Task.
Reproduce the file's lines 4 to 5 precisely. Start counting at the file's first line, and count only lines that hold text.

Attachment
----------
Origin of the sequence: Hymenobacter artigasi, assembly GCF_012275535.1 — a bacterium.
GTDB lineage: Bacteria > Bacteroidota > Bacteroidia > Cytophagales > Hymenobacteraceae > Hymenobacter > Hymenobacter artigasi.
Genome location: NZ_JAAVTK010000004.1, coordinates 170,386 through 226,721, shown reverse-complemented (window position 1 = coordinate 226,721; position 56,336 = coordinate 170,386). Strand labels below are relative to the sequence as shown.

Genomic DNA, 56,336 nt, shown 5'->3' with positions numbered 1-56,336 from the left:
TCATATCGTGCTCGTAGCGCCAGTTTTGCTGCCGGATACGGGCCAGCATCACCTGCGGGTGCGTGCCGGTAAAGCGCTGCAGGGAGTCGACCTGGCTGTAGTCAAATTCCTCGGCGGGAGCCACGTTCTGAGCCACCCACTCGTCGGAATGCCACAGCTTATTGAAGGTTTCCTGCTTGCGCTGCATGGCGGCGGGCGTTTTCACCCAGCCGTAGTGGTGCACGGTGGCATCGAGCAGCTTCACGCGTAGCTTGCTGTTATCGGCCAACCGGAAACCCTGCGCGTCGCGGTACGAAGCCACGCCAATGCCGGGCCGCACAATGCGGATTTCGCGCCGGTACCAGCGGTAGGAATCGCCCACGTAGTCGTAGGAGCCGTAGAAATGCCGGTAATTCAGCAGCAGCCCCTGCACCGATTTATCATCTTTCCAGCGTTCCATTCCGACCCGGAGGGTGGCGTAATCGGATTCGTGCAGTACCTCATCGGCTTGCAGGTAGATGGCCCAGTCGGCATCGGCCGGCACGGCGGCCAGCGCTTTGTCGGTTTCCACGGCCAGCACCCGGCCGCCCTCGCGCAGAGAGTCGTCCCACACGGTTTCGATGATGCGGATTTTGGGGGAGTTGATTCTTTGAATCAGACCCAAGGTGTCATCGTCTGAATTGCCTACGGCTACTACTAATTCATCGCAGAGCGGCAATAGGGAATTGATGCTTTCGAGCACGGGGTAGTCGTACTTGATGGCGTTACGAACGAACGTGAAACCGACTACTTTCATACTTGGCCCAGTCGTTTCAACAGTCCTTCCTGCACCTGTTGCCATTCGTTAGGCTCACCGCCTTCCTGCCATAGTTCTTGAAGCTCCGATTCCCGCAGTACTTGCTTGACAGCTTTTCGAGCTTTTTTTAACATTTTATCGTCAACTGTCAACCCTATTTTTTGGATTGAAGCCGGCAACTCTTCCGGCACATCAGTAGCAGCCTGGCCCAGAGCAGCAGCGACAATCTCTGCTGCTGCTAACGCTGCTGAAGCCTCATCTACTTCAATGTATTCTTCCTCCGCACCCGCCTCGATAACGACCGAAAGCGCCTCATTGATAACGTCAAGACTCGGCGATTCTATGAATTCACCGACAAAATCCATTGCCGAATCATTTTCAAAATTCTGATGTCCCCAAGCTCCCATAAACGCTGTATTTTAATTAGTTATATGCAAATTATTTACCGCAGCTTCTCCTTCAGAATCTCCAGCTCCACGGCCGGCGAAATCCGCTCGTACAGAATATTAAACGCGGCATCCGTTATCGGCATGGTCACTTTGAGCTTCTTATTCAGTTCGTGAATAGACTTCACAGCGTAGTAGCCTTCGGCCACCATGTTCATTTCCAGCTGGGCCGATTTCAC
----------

Genomic DNA, 56,336 nt, shown 5'->3' with positions numbered 1-56,336 from the left:
TCATATCGTGCTCGTAGCGCCAGTTTTGCTGCCGGATACGGGCCAGCATCACCTGCGGGTGCGTGCCGGTAAAGCGCTGCAGGGAGTCGACCTGGCTGTAGTCAAATTCCTCGGCGGGAGCCACGTTCTGAGCCACCCACTCGTCGGAATGCCACAGCTTATTGAAGGTTTCCTGCTTGCGCTGCATGGCGGCGGGCGTTTTCACCCAGCCGTAGTGGTGCACGGTGGCATCGAGCAGCTTCACGCGTAGCTTGCTGTTATCGGCCAACCGGAAACCCTGCGCGTCGCGGTACGAAGCCACGCCAATGCCGGGCCGCACAATGCGGATTTCGCGCCGGTACCAGCGGTAGGAATCGCCCACGTAGTCGTAGGAGCCGTAGAAATGCCGGTAATTCAGCAGCAGCCCCTGCACCGATTTATCATCTTTCCAGCGTTCCATTCCGACCCGGAGGGTGGCGTAATCGGATTCGTGCAGTACCTCATCGGCTTGCAGGTAGATGGCCCAGTCGGCATCGGCCGGCACGGCGGCCAGCGCTTTGTCGGTTTCCACGGCCAGCACCCGGCCGCCCTCGCGCAGAGAGTCGTCCCACACGGTTTCGATGATGCGGATTTTGGGGGAGTTGATTCTTTGAATCAGACCCAAGGTGTCATCGTCTGAATTGCCTACGGCTACTACTAATTCATCGCAGAGCGGCAATAGGGAATTGATGCTTTCGAGCACGGGGTAGTCGTACTTGATGGCGTTACGAACGAACGTGAAACCGACTACTTTCATACTTGGCCCAGTCGTTTCAACAGTCCTTCCTGCACCTGTTGCCATTCGTTAGGCTCACCGCCTTCCTGCCATAGTTCTTGAAGCTCCGATTCCCGCAGTACTTGCTTGACAGCTTTTCGAGCTTTTTTTAACATTTTATCGTCAACTGTCAACCCTATTTTTTGGATTGAAGCCGGCAACTCTTCCGGCACATCAGTAGCAGCCTGGCCCAGAGCAGCAGCGACAATCTCTGCTGCTGCTAACGCTGCTGAAGCCTCATCTACTTCAATGTATTCTTCCTCCGCACCCGCCTCGATAACGACCGAAAGCGCCTCATTGATAACGTCAAGACTCGGCGATTCTATGAATTCACCGACAAAATCCATTGCCGAATCATTTTCAAAATTCTGATGTCCCCAAGCTCCCATAAACGCTGTATTTTAATTAGTTATATGCAAATTATTTACCGCAGCTTCTCCTTCAGAATCTCCAGCTCCACGGCCGGCGAAATCCGCTCGTACAGAATATTAAACGCGGCATCCGTTATCGGCATGGTCACTTTGAGCTTCTTATTCAGTTCGTGAATAGACTTCACAGCGTAGTAGCCTTCGGCCACCATGTTCATTTCCAGCTGGGCCGATTTCAC